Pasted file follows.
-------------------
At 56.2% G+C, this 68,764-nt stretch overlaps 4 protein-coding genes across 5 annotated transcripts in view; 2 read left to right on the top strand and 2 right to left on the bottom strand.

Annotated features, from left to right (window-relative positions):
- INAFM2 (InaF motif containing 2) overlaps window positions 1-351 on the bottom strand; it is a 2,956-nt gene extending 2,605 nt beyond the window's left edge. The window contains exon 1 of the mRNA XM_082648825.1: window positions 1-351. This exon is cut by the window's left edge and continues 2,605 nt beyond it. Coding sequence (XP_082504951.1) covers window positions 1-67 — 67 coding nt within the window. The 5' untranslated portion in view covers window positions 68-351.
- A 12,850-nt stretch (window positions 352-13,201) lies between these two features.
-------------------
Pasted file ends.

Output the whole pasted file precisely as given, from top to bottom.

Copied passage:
At 56.2% G+C, this 68,764-nt stretch overlaps 4 protein-coding genes across 5 annotated transcripts in view; 2 read left to right on the top strand and 2 right to left on the bottom strand.

Annotated features, from left to right (window-relative positions):
- INAFM2 (InaF motif containing 2) overlaps window positions 1-351 on the bottom strand; it is a 2,956-nt gene extending 2,605 nt beyond the window's left edge. The window contains exon 1 of the mRNA XM_082648825.1: window positions 1-351. This exon is cut by the window's left edge and continues 2,605 nt beyond it. Coding sequence (XP_082504951.1) covers window positions 1-67 — 67 coding nt within the window. The 5' untranslated portion in view covers window positions 68-351.
- A 12,850-nt stretch (window positions 352-13,201) lies between these two features.